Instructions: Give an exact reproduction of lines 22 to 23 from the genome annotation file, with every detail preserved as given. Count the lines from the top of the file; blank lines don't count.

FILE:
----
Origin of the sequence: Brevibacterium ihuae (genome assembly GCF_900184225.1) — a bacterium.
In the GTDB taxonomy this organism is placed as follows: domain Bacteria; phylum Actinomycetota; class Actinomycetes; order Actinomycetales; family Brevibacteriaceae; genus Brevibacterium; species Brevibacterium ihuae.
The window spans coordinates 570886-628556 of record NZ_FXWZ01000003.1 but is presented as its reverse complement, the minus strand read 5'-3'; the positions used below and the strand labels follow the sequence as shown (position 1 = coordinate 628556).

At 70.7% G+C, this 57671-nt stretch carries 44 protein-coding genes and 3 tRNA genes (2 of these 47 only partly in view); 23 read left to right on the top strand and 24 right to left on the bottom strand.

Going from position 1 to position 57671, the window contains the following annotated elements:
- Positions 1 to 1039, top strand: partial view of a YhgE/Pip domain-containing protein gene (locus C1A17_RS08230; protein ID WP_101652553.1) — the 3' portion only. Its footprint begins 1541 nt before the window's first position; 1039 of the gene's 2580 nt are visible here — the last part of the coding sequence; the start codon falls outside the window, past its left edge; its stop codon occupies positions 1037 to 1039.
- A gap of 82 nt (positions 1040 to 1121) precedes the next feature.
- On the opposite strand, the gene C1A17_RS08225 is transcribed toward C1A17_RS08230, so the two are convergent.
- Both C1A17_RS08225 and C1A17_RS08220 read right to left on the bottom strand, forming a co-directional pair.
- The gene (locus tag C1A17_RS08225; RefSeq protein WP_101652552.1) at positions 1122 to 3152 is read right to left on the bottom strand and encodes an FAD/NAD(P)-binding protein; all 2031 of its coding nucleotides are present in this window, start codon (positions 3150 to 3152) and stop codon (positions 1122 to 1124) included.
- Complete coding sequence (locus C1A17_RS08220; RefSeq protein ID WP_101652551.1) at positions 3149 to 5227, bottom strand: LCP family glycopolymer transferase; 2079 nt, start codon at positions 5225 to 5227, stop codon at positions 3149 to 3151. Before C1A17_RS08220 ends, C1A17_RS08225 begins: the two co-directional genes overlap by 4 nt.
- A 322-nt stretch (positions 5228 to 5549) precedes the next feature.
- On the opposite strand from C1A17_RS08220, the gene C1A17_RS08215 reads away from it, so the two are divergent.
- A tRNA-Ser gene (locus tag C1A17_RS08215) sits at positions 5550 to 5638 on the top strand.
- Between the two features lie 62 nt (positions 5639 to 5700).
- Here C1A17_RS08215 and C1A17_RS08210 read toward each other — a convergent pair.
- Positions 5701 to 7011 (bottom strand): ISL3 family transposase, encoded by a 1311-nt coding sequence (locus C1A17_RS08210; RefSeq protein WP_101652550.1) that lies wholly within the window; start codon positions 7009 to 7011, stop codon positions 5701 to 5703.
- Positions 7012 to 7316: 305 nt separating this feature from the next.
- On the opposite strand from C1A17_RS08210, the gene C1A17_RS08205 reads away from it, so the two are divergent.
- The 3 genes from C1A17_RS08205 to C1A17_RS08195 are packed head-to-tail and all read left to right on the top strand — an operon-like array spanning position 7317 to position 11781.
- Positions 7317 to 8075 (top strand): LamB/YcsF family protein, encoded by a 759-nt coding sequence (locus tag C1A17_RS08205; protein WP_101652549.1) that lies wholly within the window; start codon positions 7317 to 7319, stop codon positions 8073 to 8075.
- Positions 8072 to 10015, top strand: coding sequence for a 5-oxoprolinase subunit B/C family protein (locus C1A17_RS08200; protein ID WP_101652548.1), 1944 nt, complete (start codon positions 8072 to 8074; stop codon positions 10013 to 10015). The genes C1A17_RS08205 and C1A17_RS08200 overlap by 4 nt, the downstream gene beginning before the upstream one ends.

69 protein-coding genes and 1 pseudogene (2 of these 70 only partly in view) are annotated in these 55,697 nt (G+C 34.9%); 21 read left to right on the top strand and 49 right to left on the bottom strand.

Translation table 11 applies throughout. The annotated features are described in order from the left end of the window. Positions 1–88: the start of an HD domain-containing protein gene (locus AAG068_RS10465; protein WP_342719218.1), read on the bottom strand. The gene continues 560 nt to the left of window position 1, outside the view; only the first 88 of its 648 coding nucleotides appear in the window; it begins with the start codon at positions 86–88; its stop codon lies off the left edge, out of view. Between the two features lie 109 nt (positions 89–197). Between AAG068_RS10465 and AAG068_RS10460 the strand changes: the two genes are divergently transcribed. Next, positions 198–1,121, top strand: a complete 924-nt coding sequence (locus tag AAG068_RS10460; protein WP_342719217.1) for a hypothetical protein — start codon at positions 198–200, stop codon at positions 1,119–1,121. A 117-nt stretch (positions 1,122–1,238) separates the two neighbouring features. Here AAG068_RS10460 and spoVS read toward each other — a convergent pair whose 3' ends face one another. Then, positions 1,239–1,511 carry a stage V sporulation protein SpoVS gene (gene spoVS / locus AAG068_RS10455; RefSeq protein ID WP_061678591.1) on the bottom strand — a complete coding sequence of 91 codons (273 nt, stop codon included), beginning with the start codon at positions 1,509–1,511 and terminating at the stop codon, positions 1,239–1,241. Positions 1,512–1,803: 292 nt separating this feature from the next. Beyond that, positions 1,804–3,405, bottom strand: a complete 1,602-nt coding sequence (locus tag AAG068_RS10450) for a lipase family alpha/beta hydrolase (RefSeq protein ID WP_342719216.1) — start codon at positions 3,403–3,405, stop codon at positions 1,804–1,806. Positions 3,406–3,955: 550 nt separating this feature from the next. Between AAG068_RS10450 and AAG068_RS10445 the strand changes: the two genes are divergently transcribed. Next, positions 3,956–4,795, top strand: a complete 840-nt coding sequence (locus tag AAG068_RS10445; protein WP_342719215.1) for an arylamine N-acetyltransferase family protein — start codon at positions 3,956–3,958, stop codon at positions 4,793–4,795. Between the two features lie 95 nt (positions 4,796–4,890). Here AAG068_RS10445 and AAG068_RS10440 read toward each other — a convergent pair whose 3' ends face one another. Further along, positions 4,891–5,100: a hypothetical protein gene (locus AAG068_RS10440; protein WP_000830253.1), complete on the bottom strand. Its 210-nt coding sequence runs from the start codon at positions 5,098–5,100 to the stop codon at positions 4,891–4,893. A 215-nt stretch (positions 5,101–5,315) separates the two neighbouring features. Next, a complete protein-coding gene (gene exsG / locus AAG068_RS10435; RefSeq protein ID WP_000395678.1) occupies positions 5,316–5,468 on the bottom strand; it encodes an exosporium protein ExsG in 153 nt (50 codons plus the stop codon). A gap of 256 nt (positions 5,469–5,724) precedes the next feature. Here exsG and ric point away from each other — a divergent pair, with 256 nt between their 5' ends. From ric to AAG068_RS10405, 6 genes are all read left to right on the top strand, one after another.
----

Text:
- Positions 8072 to 10015, top strand: coding sequence for a 5-oxoprolinase subunit B/C family protein (locus C1A17_RS08200; protein ID WP_101652548.1), 1944 nt, complete (start codon positions 8072 to 8074; stop codon positions 10013 to 10015). The genes C1A17_RS08205 and C1A17_RS08200 overlap by 4 nt, the downstream gene beginning before the upstream one ends.

69 protein-coding genes and 1 pseudogene (2 of these 70 only partly in view) are annotated in these 55,697 nt (G+C 34.9%); 21 read left to right on the top strand and 49 right to left on the bottom strand.